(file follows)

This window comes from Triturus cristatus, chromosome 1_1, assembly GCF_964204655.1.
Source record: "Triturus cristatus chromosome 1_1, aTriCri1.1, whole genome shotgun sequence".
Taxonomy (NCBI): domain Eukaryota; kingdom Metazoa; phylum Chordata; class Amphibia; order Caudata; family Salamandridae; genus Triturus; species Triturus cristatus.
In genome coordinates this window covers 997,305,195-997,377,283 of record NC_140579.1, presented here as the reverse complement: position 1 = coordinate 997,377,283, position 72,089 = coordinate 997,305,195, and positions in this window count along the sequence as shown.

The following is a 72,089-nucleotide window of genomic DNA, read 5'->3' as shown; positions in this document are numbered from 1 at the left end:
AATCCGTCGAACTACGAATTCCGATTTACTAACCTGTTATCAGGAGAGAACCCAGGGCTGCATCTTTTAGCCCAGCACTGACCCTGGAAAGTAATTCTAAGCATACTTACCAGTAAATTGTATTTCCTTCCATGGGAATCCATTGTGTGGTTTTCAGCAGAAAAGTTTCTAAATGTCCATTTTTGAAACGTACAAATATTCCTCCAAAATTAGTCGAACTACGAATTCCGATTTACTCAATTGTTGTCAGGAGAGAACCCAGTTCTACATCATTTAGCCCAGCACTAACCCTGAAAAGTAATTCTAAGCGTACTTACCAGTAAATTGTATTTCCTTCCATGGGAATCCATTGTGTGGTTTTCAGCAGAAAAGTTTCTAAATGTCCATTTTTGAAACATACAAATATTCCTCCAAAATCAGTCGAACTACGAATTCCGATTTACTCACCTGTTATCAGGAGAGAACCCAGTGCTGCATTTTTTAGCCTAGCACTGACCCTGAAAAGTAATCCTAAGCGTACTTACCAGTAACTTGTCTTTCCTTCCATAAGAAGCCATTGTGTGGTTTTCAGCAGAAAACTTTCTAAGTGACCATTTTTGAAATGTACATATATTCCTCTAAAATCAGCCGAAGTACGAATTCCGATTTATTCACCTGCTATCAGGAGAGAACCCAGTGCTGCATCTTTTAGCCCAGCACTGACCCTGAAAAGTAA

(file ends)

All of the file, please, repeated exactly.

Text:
This window comes from Triturus cristatus, chromosome 1_1, assembly GCF_964204655.1.
Source record: "Triturus cristatus chromosome 1_1, aTriCri1.1, whole genome shotgun sequence".
Taxonomy (NCBI): domain Eukaryota; kingdom Metazoa; phylum Chordata; class Amphibia; order Caudata; family Salamandridae; genus Triturus; species Triturus cristatus.
In genome coordinates this window covers 997,305,195-997,377,283 of record NC_140579.1, presented here as the reverse complement: position 1 = coordinate 997,377,283, position 72,089 = coordinate 997,305,195, and positions in this window count along the sequence as shown.

The following is a 72,089-nucleotide window of genomic DNA, read 5'->3' as shown; positions in this document are numbered from 1 at the left end:
AATCCGTCGAACTACGAATTCCGATTTACTAACCTGTTATCAGGAGAGAACCCAGGGCTGCATCTTTTAGCCCAGCACTGACCCTGGAAAGTAATTCTAAGCATACTTACCAGTAAATTGTATTTCCTTCCATGGGAATCCATTGTGTGGTTTTCAGCAGAAAAGTTTCTAAATGTCCATTTTTGAAACGTACAAATATTCCTCCAAAATTAGTCGAACTACGAATTCCGATTTACTCAATTGTTGTCAGGAGAGAACCCAGTTCTACATCATTTAGCCCAGCACTAACCCTGAAAAGTAATTCTAAGCGTACTTACCAGTAAATTGTATTTCCTTCCATGGGAATCCATTGTGTGGTTTTCAGCAGAAAAGTTTCTAAATGTCCATTTTTGAAACATACAAATATTCCTCCAAAATCAGTCGAACTACGAATTCCGATTTACTCACCTGTTATCAGGAGAGAACCCAGTGCTGCATTTTTTAGCCTAGCACTGACCCTGAAAAGTAATCCTAAGCGTACTTACCAGTAACTTGTCTTTCCTTCCATAAGAAGCCATTGTGTGGTTTTCAGCAGAAAACTTTCTAAGTGACCATTTTTGAAATGTACATATATTCCTCTAAAATCAGCCGAAGTACGAATTCCGATTTATTCACCTGCTATCAGGAGAGAACCCAGTGCTGCATCTTTTAGCCCAGCACTGACCCTGAAAAGTAA